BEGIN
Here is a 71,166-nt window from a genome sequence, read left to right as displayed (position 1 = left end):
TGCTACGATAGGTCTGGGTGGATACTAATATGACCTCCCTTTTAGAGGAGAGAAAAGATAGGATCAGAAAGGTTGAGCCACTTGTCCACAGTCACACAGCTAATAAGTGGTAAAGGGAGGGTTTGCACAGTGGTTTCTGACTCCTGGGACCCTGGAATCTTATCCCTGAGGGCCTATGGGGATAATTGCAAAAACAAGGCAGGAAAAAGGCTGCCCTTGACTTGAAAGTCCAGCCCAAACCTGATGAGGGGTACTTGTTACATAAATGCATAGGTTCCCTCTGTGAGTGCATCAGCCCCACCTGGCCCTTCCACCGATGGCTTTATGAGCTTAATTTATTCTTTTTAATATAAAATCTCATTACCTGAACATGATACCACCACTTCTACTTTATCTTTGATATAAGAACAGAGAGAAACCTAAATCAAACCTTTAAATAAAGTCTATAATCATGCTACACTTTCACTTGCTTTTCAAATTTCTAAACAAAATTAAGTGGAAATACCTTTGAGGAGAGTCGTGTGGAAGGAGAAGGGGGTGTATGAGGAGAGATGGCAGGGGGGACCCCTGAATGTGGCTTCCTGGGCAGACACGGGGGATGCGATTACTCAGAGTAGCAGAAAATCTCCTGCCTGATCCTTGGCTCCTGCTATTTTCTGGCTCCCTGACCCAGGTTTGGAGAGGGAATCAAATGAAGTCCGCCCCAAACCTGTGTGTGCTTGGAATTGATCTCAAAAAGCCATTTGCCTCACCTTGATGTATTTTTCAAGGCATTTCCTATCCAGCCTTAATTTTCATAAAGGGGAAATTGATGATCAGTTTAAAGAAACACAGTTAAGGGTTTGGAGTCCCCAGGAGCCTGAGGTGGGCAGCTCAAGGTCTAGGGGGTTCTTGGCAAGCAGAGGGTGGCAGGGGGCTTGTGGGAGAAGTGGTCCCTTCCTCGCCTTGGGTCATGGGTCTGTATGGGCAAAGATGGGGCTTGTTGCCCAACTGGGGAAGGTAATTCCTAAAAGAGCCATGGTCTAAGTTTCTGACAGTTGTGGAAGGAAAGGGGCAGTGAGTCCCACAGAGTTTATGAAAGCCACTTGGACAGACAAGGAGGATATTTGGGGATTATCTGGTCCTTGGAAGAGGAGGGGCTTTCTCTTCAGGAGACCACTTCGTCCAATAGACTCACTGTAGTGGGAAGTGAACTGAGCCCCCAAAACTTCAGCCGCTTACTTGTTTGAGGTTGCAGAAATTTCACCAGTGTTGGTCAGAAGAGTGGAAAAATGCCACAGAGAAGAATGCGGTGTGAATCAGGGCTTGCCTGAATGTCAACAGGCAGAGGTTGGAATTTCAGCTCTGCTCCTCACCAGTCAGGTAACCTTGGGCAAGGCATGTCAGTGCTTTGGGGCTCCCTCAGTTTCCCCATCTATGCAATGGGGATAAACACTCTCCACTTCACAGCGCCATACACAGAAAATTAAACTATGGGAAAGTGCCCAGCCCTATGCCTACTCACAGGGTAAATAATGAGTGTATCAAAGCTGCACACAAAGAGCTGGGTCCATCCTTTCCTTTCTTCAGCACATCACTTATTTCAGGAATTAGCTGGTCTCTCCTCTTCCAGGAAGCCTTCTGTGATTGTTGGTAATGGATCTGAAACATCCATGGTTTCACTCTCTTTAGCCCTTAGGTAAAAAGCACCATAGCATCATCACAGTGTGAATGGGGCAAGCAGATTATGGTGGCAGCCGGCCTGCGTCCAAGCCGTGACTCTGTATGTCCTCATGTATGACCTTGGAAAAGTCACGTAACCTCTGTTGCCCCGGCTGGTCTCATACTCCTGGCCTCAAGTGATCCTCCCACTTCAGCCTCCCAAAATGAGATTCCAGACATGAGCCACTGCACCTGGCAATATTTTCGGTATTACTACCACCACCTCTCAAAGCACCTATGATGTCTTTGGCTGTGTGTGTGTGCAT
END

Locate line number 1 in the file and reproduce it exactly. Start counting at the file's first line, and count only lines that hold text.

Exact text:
Here is a 71,166-nt window from a genome sequence, read left to right as displayed (position 1 = left end):